Hori Ichirô. Folk Religion in Japan: Continuity and Change. Chicago: University of Chicago Press, 1968.
Johnson, T.W. “Far Eastern Fox Lore”. Asian Folklore Studies 33:35-68. 1974.
Kawai Hayao. “Beauty in Japanese Fairy-Tales”. Rudolf Eitsema, ed., Eranos Conference: Beauty of the World. Frankfurt: Insel Verlag.
Krappe, Alexander H. “Far Eastern Fox Lore”. California Folklore Quarterly 3(2):124-147. 1944.
Sasaki Genjun H. “Fox Obsession in Japan: The Indian Background”. Shakti 5(3):27-29. 1968.
Ury, Marian. “A Heian Note on the Supernatural”. Journal of the Association of Teachers of Japanese 22(2):189-194. 1988.
Yanagita Kunio. “Japanese Folk Tales”. Folklore Studies 51(1):1-97.
Catalogue and Exhibition ‘Things that go Bump at Night’ – Ghosts and Demons in Japanese Art. The Tikotin Museum of Japanese Art, Haifa, Israel – Ilana Singer, chief curator.
Volker, T. The Animal in Far Eastern Art, and Especially in the Art of the Japanese Netsuke, with References to Chinese Origins, Traditions, Legends, and Art. Leiden: rill, 1950.
Several of the prints are fox-related. One even shows an amusing variant of jan-ken-pon in which the fox beats the headman, the headman beats the gun, and the gun beats the fox.
Anime and Manga
Kitsune in anime and manga represent playfulness and deceit. They have lost all of their old religious overtones—no striving for enlightenment, no preying on immoral mortals, no sexual parasitism.
And very little sexual allure, strange to say. Kitsune characters may be attractive, even seductive, but they are attractive or seductive because of their unique personalities, not because they are kitsune. Fans often find this unsatisfying, and rectify the problem by re-injecting folkloric kitsune qualities into anime and manga characters in fan art, fan fiction, and fan manga (doujinshi). For a vivid example, read English-language fan fiction and Japanese doujinshi about Kurama of Yuu Yuu Hakusho.
Although I have implied that the folkloric qualities fans focus on are kitsunes’ sexual allure, fans enjoy playing with other aspects of kitsune characters’ vulpine natures. For instance, in Fox Trip, Mizushima Yui makes the dignified and reserved kitsune Kurama chase after Inari-zushi like a pup.
Shouko the White Fox Princess (Byakko no Himezama Shouko), is the female lead of Hana-Yasha, “Flower Witch.”A pair of white kitsune, Ikkomaru and Nikomaru, frolic through the pages of this romantic comedy as comic relief. They spend much of their time in fox-form, and have fox ears when they take on human form. Shouko, on the other hand, almost never has fox ears, and takes on fox form only rarely.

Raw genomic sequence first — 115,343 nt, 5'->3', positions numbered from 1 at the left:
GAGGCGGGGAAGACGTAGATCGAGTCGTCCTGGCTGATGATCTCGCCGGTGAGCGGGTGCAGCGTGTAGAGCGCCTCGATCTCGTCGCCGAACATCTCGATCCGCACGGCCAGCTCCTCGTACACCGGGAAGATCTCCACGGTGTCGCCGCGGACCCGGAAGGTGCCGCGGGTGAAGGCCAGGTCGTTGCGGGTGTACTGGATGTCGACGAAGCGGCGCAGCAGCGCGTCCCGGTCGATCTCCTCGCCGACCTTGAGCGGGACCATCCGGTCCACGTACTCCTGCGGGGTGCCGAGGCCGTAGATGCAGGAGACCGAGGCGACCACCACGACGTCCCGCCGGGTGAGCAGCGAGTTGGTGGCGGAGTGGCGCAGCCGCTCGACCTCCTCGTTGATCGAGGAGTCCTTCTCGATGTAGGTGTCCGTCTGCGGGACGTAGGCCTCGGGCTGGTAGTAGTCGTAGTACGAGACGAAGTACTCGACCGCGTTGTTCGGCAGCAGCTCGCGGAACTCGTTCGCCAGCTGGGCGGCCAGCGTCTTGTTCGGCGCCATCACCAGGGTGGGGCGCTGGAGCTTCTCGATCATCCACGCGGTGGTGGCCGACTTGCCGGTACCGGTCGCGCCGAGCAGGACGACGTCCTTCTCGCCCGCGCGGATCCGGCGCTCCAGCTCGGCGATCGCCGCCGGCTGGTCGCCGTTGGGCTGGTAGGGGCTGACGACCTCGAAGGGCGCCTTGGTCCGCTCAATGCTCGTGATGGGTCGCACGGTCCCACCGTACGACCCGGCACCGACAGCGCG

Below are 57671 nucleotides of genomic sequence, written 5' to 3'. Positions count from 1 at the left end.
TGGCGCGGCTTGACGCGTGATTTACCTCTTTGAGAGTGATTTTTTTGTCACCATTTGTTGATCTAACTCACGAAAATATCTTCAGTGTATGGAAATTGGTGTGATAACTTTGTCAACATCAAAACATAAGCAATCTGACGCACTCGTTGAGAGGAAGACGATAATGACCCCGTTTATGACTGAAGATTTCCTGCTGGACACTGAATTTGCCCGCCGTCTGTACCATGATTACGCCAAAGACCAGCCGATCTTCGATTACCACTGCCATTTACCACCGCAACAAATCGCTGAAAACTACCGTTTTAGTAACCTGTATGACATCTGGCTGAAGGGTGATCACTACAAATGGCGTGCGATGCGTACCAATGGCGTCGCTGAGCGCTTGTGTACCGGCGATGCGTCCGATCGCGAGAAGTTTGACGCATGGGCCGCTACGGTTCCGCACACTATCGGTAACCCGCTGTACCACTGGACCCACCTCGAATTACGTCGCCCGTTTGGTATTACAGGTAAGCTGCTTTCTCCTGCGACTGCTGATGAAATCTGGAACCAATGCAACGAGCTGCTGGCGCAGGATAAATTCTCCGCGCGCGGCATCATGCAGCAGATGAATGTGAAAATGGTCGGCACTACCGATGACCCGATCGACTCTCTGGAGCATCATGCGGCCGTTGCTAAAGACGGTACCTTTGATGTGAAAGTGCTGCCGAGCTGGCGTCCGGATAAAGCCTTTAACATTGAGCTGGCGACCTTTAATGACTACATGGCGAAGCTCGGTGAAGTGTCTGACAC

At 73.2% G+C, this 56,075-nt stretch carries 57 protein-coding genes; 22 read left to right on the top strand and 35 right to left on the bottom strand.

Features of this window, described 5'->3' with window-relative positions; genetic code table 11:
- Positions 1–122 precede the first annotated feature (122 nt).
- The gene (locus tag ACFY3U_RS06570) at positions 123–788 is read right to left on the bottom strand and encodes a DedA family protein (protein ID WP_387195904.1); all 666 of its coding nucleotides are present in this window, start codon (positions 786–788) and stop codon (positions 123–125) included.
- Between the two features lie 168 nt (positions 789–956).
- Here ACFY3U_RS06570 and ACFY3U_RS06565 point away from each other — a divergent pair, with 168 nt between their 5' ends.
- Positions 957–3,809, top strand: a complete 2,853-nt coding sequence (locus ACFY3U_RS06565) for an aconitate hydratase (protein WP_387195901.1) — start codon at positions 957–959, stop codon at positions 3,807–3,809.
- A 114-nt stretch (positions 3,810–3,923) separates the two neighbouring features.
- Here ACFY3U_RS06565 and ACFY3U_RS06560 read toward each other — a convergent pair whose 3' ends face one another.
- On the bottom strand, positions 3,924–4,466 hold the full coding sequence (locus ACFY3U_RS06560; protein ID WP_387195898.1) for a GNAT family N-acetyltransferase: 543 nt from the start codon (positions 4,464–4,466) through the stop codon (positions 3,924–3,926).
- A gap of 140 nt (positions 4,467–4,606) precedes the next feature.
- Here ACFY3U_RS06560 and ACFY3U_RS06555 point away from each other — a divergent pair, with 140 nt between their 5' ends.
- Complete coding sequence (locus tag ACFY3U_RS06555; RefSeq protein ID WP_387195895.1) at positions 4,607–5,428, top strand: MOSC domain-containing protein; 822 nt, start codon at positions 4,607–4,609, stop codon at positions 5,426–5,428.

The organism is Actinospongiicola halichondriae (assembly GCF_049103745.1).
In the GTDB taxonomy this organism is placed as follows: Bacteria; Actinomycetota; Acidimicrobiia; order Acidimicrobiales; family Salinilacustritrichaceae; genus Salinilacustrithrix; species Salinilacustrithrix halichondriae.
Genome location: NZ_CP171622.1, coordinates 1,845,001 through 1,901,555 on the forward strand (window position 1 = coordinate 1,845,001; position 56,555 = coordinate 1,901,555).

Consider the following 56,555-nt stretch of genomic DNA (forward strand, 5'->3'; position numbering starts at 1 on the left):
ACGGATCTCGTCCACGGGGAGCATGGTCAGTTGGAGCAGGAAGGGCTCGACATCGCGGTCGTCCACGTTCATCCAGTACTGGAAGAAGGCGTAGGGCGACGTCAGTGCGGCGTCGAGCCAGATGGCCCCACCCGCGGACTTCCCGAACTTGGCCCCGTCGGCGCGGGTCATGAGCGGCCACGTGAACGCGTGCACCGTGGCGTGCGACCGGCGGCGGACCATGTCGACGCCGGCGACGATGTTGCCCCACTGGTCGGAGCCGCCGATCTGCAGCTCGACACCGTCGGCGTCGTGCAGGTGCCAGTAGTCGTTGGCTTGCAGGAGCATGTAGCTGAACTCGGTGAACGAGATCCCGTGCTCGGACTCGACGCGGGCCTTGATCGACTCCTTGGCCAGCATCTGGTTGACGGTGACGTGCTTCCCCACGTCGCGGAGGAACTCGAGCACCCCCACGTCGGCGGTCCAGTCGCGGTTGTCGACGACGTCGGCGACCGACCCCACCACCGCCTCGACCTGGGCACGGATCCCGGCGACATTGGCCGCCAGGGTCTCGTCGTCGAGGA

The kitsune cub Shippou is a main character, who joins the story in a plot reminiscent of the classic Genkuro story. Shippou is unusual because in addition to having fox-ears and a fox-tail, he has fox-paws and fox-feet.
Koibito wa Shugorei!?
A kitsune cub appears in one chapter as a minor character.
The main character, ninja schoolboy Naruto, is the reincarnation of a powerful (and thoroughly evil) nine-tailed kitsune.
Yuu Yuu Hakusho
Youko Kurama (Minamino Shuuichi), a kitsune reincarnated in the body of a human boy, is one of the main characters. Kurama’s fox-form is a silver four-tailed kitsune. It’s unclear what the four tails represent; in traditional mythology, they would mean that Kurama is between four hundred and five hundred years old, but a comment from one of Kurama’s old associates indicates that Kurama is thousands of years old.
A lively and well-illustrated article about Inari worship and its relationship to foxes. Hosted on the Japanese Buddhist Corner, by Mark Schumacher, itself an entertaining and extensive read.
(I must add: The fourth picture down is not a kitsune, it is a tanuki. The badger-kettle of Morinji Temple, to be precise.)
Kamstra, Jacques H. “The Goddess Who Grew into a Bodhisattva Fox: Inari”. Bruno Lewin zu Ehren: Festschrift aus Anlass seines 65. Geburtstages. Bochum: Fakultat für Ostasienwissenschaften der Ruhr-Universität Bochum. 1989.
Opler, Morris E. and Robert Seido Hashima. “The Rice Goddess and the Fox in Japanese Religion and Folk Practice”. American Anthropologist 48(1):43-53. 1946.